Balance of Power

20 03 2008

Last night, I had a conversation with a friend of mine who grew up north of Boston. We talked about the upcoming baseball season, really the beginning of the year in The Hub. Time starts and stops with baseball — really the central glory of that town.

We talked a bit about the team this year, about road trips, about fellow Sawcks fans and all that. But we talked most about how uncomfortable he is right now as a fan. We talked about how, for the first time since 2004, the two-town balance has tipped back toward New York.

This time, it wasn’t the Sox’ fault. The scale righted itself to The Big Apple when Eli Manning scrambled out of that almost-sack and flung a ball into the hopeful air and onto the facemask of David Tyree in that final drive of the Super Bowl.

Up to that point, The Bean had the edge. New York, irrepressible as it is, had been virtually silenced. The Yankees had done nothing but disappoint since 2001, and the language most often employed to describe them involved words like ‘end,’ ‘dying dynasty’ and ‘over.’ And the Mets…well, we know what happened last October.

But the Super Bowl was how New York got its groove back. It’s like a golfer who’s been bruising trees all day finally bombing a drive on the fairway or sinking a putt. It changes a round. And, for the past seven years, it’s been one long, obscenity-riddled round.

It’s tough to decide which fanbase is composed of more insufferable fans — New York or Boston. Certainly, both have their diehards that have died harder than many fans in the country can begin to know (bigger market, bigger expectations, bigger crash). But the smugness, the condescension, they only get worse with success.

But what doesn’t is the rivalry. Giants-Pats is never going to be a real rivalry — that win was, at the very best, a fluke. A majestic, allegiance-changing fluke. As my football coach used to tell me, even a blind squirrel finds his nuts sometimes. But when Tyree came down with the ball and Plaxico Burress hauled down that undefended pass in the back of the end zone seconds later, they ensured that the balance of power went back to where it was when this Yanks-Sox rivalry was at its very best.

For the Sox and for Sox fans, it’s necessary to be the anti-Yanks. The US to their USSR, the Ben & Jerry’s to their Donald Trump, the Jen Aniston to their Angelina. Now, whether or not those differences are all illusory (they are), New York’s got the edge again, even on defending champs. The win was just too big, just too unforseen.

And now, Opening Day can’t come fast enough.

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One response

20 03 2008
Nick

I honestly don’t know about all this. I see the Steinbrenner bluster and I know the Yankees have a very good team, but in no way do I fear them. I see a Red Sox team that should be better than last year’s version, especially offensively where they upgrade with Ellsbury over Crisp and have a healthy Ortiz. While it’s possible Manny Ramirez is going to fade again in the regular season, I tend to always believe he’ll be able to hit. With Beckett, Matsuzaka (who I think will make a leap to quality number 2 this year), Wake, Lester and some combo of Buchholz, Tavarez, Colon, I like our starters and I love the bullpen (especially the Papelbon, Okajima, Delcarmen trio).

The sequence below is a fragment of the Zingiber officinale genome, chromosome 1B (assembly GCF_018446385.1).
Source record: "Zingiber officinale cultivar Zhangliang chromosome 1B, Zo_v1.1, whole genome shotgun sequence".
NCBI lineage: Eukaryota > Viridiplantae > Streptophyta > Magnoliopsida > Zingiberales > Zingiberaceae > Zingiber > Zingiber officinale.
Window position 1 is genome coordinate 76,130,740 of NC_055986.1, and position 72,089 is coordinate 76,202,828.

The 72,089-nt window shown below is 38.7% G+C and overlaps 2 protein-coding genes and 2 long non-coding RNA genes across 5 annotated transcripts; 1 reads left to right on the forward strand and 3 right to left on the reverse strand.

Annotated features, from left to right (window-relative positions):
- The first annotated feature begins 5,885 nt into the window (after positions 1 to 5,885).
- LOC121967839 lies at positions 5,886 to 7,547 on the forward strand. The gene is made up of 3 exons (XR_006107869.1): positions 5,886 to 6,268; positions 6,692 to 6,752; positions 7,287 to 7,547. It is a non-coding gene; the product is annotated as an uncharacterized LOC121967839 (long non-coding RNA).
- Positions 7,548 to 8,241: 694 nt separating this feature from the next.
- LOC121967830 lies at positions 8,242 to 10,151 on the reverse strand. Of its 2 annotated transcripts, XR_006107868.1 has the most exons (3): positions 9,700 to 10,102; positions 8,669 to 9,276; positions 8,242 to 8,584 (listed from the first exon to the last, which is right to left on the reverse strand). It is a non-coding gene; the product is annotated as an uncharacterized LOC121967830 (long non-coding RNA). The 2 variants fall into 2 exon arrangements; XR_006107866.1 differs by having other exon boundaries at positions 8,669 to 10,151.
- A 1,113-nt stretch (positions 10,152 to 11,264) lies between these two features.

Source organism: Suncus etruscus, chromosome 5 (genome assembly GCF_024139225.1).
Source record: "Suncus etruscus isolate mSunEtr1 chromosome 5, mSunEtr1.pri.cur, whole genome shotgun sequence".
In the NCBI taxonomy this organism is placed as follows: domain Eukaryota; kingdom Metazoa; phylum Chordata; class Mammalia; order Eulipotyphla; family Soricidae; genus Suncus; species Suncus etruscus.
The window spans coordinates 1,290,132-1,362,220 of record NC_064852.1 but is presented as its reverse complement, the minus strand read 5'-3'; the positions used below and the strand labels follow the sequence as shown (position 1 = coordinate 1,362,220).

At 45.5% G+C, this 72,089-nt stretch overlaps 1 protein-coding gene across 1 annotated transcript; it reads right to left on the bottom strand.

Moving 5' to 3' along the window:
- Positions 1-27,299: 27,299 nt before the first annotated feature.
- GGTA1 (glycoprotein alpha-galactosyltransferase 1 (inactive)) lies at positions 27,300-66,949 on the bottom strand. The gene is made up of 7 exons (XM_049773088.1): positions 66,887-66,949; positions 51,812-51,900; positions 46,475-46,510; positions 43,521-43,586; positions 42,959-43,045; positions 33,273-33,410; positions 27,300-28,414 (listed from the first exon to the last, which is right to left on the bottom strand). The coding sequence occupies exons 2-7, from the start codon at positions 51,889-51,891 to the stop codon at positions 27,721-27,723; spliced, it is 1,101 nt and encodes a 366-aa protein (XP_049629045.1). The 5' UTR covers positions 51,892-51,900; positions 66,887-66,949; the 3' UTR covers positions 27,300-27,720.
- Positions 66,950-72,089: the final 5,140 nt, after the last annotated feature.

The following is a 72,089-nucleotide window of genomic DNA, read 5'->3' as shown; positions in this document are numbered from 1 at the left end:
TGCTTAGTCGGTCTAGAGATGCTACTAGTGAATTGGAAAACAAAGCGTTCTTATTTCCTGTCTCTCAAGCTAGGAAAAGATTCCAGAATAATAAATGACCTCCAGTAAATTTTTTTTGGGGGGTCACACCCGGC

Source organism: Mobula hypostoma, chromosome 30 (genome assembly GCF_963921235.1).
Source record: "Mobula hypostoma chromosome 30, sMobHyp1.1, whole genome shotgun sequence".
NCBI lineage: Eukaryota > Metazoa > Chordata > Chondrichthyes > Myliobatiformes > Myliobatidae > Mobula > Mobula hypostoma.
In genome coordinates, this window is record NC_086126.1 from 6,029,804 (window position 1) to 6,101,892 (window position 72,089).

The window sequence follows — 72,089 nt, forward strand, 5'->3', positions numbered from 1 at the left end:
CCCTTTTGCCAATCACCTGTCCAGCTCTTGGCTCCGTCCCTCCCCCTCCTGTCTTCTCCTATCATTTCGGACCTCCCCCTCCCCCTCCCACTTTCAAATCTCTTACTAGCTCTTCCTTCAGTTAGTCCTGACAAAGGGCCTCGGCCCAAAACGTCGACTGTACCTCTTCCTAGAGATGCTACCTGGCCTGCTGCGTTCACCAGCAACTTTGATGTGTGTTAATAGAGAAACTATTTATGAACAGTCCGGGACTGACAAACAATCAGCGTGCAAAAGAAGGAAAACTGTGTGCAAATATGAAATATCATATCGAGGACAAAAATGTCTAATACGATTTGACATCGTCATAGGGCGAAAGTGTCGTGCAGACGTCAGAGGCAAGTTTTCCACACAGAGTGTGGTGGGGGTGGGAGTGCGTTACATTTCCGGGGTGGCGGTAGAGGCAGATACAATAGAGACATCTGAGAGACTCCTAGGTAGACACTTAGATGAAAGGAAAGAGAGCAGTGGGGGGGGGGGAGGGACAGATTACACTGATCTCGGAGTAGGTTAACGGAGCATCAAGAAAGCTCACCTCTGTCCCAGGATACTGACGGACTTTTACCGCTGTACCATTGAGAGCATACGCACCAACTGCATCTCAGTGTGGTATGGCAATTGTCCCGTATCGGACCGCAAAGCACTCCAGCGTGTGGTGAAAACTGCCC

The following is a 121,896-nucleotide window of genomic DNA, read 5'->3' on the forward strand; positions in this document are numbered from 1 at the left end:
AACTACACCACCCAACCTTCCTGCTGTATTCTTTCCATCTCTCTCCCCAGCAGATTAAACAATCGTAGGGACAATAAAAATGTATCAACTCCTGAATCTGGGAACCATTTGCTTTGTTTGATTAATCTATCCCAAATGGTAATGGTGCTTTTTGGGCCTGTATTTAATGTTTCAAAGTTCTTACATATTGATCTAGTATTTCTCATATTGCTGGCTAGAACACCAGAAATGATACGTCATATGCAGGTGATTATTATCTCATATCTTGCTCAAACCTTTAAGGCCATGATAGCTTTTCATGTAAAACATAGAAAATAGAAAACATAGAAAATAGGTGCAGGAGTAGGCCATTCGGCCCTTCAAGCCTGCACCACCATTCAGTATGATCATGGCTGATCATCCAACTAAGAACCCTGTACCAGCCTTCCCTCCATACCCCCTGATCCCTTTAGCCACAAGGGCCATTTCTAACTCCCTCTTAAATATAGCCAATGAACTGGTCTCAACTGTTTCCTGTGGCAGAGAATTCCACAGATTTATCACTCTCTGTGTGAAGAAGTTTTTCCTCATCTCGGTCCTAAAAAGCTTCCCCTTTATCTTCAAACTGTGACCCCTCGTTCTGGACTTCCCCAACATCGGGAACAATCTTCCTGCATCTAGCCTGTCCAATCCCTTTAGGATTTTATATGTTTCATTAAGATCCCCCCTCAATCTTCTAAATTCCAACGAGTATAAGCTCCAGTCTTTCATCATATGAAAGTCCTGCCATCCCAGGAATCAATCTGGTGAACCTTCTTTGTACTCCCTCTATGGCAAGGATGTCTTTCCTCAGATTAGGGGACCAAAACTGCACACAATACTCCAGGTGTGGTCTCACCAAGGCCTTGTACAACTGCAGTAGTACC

Then I look at the Yankees and I see a very good lineup, but the pitching still doesn’t match up. They have no ace, because although Wang is an excellent pitcher, he’s not a step up, cocky, shut your ass down starter. Pettite and Mussina don’t worry me all that much, while I think Hughes is at least a year away from stepping into that number one slot, much like Buchholz is. The difference is that with Beckett, the Sox can afford to wait. I don’t think the Yankees have anything that would worry me in a playoff series when it comes to pitching.

As far as us being the anti-Yankees…I feel like anyone hanging onto that is about the worst kind of self-deluded Sox fan. We’re not the anti-Yankees, we’re like the better version of the Yankees. Buy some huge stars other teams can’t afford, all while developing some excellent young players and winning World Series. Since the Yankees went over 100 million in payroll, they haven’t won a World Series. Since then, the Sox have won two. Any Sox fan acting like we’re the little engine that could is likely the kind of person who was trying to start a ‘Yankees Suck’ chant at the Pogues show last night.

And I’m okay with that, because I like watching my team win the World Series, and I’d like it to become a common occurrence. I don’t care that we probably outspend the AL West (minus Anaheim), or that the Sox payroll this year will be about seven years worth of Devil Rays payrolls. It doesn’t make it impure or unethical. They do what it takes within the system that’s established.

New York won in football…that’s it. I just wanna enjoy taking it to them in every other sport for a while now, because every other Boston team (except maybe the Bruins…who are close) is superior to the NYC version. Shit, even the football team still is (and that’s not one of those ‘Giants didn’t deserve that game’ sentiments…the right team won that day). Nothing about the Super Bowl really changed that in my mind. It certainly hasn’t turned me into a woe-is-me fan*, asking why we never get a chance to see that. I’ve been spoiled in recent years, I love it and I feel like it’s gonna continue.

*Only BU hockey could still make me feel like this. If major improvement in the form of a Frozen Four doesn’t happen within the next three years, there are major concerns for me with the state of the program.

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